It’s getting to be the end of 2021 - so it’s a good time to look through some of the things I bought over the year, and reflect on how they’ve turned out. Some of them have been rubbish of course, but there are a number of things that have turned out to be very useful, or to have brought me joy in some other way, and made them into a list in the hope somebody else will find it helpful.
Choosing what to buy is a hard problem - and nobody has the exact same criteria for their purchases as anybody else, but it’s still useful to hear how other people got on, and to see reviews in context. So just take this list as social proof - “it worked for me”.
I’ve tried to provide a Amazon US and UK link for the items that are sold there - these are affiliate links, so I will get a small cut if you buy something on Amazon after clicking one. However, due to Amazon’s monopoly pricing power, you’ll probably find the best price somewhere else local to you - the links are just there for your convenience.
Knipex Cobra 250mm Water Pump Pliers
These are a really excellent set of water pump pliers. They can substitute for (or improve on) at least three tools: pliers, an adjustable spanner and a pipe wrench. I’ve used these many more times than I had imagined I would when I got them, they really are a do-anything tool. The fit and finish is immaculate as you’d expect for something made by Knipex plus they have a great feel in the hand with an ergonomic textured handle, and the ultra-hard jaws grip on to anything. And they’re Project Farm approved too!
I do wish that these came in a left-handed variant, as the adjustment button is slightly uncomfortable to push when in your left hand. And I now need to get another in a smaller size that I can put on my electronics desk permanently - these big ones are spending more time out of the toolbox than in!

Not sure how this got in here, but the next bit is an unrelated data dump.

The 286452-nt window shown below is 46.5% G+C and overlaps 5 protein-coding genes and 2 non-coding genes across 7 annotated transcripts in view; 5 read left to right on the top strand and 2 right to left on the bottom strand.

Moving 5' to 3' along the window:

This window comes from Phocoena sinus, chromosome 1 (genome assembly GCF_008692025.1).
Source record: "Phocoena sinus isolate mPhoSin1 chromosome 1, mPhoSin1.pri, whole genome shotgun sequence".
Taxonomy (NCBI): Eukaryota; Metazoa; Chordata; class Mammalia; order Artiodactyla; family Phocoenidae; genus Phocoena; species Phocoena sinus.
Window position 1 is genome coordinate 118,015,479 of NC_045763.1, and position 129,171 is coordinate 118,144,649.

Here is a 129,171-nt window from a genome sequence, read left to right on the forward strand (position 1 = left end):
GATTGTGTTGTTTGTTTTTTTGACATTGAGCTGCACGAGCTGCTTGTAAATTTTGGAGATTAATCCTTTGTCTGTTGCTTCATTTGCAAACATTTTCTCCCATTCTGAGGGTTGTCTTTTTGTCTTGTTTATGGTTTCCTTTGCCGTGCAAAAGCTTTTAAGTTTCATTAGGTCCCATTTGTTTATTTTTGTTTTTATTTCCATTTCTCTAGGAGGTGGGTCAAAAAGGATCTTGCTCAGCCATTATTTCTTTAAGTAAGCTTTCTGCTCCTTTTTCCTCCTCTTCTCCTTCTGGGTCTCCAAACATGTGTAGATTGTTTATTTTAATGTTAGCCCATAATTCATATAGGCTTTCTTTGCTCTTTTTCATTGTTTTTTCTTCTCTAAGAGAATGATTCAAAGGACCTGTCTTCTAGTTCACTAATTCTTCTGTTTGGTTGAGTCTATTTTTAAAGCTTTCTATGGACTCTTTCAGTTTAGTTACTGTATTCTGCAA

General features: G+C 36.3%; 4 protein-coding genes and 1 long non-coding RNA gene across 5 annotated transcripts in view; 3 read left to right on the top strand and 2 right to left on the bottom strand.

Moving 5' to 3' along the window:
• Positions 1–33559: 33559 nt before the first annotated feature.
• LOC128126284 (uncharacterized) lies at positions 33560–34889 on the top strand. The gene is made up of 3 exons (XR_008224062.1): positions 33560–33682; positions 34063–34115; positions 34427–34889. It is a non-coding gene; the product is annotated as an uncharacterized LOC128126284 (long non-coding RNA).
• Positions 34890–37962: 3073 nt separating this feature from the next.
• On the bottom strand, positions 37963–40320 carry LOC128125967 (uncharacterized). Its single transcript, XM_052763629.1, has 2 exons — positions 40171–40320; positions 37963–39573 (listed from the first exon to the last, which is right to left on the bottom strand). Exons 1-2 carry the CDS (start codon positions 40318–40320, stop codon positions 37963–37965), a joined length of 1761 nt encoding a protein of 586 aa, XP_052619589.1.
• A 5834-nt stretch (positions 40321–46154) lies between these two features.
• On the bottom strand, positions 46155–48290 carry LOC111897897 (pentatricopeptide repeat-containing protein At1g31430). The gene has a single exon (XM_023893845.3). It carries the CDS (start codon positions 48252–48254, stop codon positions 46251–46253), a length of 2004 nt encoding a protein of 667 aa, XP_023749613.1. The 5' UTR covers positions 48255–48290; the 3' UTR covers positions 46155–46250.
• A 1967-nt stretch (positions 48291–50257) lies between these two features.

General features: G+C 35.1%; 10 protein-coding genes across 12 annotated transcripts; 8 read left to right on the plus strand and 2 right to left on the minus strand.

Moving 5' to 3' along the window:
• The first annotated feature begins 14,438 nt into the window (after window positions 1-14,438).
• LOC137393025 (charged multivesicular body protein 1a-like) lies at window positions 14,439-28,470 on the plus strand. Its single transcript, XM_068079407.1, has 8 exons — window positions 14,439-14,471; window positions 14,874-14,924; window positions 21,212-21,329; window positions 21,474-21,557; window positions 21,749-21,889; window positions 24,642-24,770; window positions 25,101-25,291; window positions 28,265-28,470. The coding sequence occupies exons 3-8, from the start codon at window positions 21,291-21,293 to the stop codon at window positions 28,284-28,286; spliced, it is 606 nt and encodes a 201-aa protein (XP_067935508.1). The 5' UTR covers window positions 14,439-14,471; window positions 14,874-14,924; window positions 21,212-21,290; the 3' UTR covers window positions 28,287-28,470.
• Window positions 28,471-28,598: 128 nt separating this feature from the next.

UT-210E AC/DC Clamp Multimeter
I needed a clamp multimeter for electronics work: the UT-210E does DC, and it has a great 1 mA resolution (other meters typically have 100mA, which is useless for electronics). It’s not terribly accurate, but it’s more than good enough once you zero it out, and it’s super cheap compared to others on the market. It’s so useful to be able to clamp on to a wire and quickly measure out the current without having to shut down the device, splice wires and restart like you do with a normal multimeter. This is a simple tool, but it does it’s job perfectly and I have had absolutely no problems with it.
The VoltCraft equivalent of this meter should be identical aside from the colour of the case, but it was more expensive at the time I bought mine so I ended up with the Uni-T brand.
Makita M4301 Jigsaw
Yes, it’s a red Makita! It’s heavy, brushed and corded. But it’s cheap, sturdy, and it works perfectly: it has variable speed control, a high quality plastic construction and proper rubber cord. It works about 100x as fast as a hand saw, so you’ll be saving time. And for the £35 I paid it’s a no-brainer if you don’t have a jigsaw already. It even came with one good quality blade so you’re ready to go from the start.
Mechanix FastFit Gloves
Versatile gloves that provide reasonable protection and excellent grip without taking away too much feel. They work touchscreens too. I bought a new pair this year - they last about a year for my light-duty use. They’re really easy to put on and take off but they stay fitted perfectly and allow good freedom of movement.
ZebraLight SC64c LE
For a torch (flashlight), this is perfection. It’s amazingly bright, wonderfully compact (barely larger than the 18650 battery it contains), runs seemingly forever on a charge, and it has an excellent belt-clip too.
Every detail of this is right: it’s got a high-CRI 4000K emitter for nice colours and versatile usage day or night, an intermediate-distance orange-peel reflector design for smooth spill and graduated light distribution, with some throw for when it’s needed. It’s got a electronic side-switch with simple UI: no turning on in your pocket, and always the right mode first try. I have owned a lot of torches, and this is the best.